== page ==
Intel CScripts are very valuable for debug and validation of everything from smartphones to servers. They acquire even more power when they can be applied remotely.
One of the most powerful agents used in debugging low-level silicon, hardware, firmware and software issues on Intel platforms is In-Target Probe (ITP). ASSET of course has a core competency in this technology and delivers it on bench-top as well as embedded systems. The embedded, in-situ product is known as embedded ITP, and branded as ScanWorks Embedded Diagnostics (SED).
Intel provides a group of scripts to its customers that use ITP to provide validation, test and debug facilities when doing board bring-up or debugging firmware on hardware designs. These Intel Customer Scripts have classically been called “CScripts”. Their capabilities include basic state dump (register and memory), error injection, sideband-enabled post-mortem access, and many others. In their most common use case, the CScripts run on a host PC, which interfaces via an Ethernet or USB cable to an ITP hardware probe, which in turn connects via another cable to the board XDP header.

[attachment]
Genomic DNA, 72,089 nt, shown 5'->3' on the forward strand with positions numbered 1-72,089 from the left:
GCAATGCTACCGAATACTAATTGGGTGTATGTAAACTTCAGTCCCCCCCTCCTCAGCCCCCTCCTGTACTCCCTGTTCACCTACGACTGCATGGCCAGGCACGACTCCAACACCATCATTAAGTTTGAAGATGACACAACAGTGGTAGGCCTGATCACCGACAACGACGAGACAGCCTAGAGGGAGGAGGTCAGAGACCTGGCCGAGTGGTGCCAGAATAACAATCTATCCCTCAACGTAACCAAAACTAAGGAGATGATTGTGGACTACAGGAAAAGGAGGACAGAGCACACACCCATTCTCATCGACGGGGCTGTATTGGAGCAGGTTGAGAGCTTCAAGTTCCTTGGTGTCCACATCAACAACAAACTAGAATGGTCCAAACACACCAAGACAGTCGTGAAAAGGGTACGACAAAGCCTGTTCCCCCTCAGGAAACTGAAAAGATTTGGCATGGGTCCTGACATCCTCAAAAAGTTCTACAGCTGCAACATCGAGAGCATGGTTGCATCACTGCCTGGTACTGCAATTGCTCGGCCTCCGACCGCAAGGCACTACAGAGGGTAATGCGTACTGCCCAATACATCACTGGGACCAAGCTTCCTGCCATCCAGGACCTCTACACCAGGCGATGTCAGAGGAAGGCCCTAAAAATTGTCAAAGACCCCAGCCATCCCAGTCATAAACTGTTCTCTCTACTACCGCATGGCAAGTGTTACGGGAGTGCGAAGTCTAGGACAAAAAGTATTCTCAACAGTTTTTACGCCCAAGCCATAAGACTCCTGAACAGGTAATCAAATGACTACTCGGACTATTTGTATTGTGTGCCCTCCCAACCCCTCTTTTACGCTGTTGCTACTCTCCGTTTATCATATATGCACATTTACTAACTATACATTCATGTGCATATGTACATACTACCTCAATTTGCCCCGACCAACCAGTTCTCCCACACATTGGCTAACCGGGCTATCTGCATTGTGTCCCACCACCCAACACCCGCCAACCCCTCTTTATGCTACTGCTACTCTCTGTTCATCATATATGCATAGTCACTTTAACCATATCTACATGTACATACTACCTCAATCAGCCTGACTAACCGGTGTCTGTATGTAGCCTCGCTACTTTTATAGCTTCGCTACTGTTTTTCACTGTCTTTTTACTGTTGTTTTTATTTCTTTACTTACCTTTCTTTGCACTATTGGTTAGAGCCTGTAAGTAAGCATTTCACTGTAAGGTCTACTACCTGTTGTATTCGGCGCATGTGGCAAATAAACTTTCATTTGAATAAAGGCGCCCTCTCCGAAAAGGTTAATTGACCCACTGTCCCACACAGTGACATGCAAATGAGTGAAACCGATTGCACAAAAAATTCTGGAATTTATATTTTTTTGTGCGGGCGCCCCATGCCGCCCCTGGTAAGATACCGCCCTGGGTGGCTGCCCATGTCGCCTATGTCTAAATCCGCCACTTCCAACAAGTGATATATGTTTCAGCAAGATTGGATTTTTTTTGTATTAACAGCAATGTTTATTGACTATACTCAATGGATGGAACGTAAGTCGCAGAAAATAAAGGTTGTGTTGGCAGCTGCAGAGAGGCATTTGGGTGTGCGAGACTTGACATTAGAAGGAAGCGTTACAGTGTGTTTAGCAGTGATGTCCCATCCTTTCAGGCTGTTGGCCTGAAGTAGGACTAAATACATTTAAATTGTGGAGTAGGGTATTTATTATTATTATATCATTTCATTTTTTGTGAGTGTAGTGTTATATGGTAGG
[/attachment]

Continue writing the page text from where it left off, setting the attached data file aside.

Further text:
Situations where access to the board XDP interface, and therefore use of the CScripts at all, is difficult or even precluded are very common. Heat sinks and other board obstructions may block connection in the lab. Production systems may have the XDP headers physically removed to save cost. And in the field, getting access to the system via external hardware probes and cables is extremely problematic. Applications using SED eliminate these restrictions.
The topology of the SED-based remote application of CScripts is as follows:
Of course, the Python-based CScripts operate within a Python command environment, which allows for direct interaction with the target, as well as the creation of custom scripts by the user.
The power of this application is that the Remote Host and the Target can be in physically distinct geographies and time zones. Remote application of the CScripts can be performed over a secure IP network at an OEM’s ODM or contract manufacturer partner, and even at a customer’s field deployment location. This eliminates on-site visits as well as the need to plug a hardware probe into a target that may not allow physical access anyway. Cables, hardware probes, and even the occasional “duct tape” to strap the hardware probe to the side of the chassis are no longer needed.